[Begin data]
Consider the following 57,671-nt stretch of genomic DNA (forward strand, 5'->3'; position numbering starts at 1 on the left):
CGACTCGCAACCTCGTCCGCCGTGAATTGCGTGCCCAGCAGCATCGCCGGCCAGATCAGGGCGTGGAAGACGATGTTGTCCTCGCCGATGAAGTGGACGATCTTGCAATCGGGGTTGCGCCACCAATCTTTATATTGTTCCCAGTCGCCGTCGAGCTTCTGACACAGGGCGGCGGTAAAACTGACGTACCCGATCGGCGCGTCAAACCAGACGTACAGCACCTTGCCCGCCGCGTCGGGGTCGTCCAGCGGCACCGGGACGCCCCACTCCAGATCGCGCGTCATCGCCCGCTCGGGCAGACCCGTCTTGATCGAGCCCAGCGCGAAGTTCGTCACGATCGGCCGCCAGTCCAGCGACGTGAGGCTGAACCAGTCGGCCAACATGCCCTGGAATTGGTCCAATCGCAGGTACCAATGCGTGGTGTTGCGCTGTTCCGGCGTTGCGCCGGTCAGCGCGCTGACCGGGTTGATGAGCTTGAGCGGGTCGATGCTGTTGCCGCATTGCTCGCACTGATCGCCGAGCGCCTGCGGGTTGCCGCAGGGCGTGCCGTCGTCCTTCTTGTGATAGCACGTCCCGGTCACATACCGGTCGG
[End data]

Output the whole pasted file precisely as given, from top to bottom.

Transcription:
Consider the following 57,671-nt stretch of genomic DNA (forward strand, 5'->3'; position numbering starts at 1 on the left):
CGACTCGCAACCTCGTCCGCCGTGAATTGCGTGCCCAGCAGCATCGCCGGCCAGATCAGGGCGTGGAAGACGATGTTGTCCTCGCCGATGAAGTGGACGATCTTGCAATCGGGGTTGCGCCACCAATCTTTATATTGTTCCCAGTCGCCGTCGAGCTTCTGACACAGGGCGGCGGTAAAACTGACGTACCCGATCGGCGCGTCAAACCAGACGTACAGCACCTTGCCCGCCGCGTCGGGGTCGTCCAGCGGCACCGGGACGCCCCACTCCAGATCGCGCGTCATCGCCCGCTCGGGCAGACCCGTCTTGATCGAGCCCAGCGCGAAGTTCGTCACGATCGGCCGCCAGTCCAGCGACGTGAGGCTGAACCAGTCGGCCAACATGCCCTGGAATTGGTCCAATCGCAGGTACCAATGCGTGGTGTTGCGCTGTTCCGGCGTTGCGCCGGTCAGCGCGCTGACCGGGTTGATGAGCTTGAGCGGGTCGATGCTGTTGCCGCATTGCTCGCACTGATCGCCGAGCGCCTGCGGGTTGCCGCAGGGCGTGCCGTCGTCCTTCTTGTGATAGCACGTCCCGGTCACATACCGGTCGG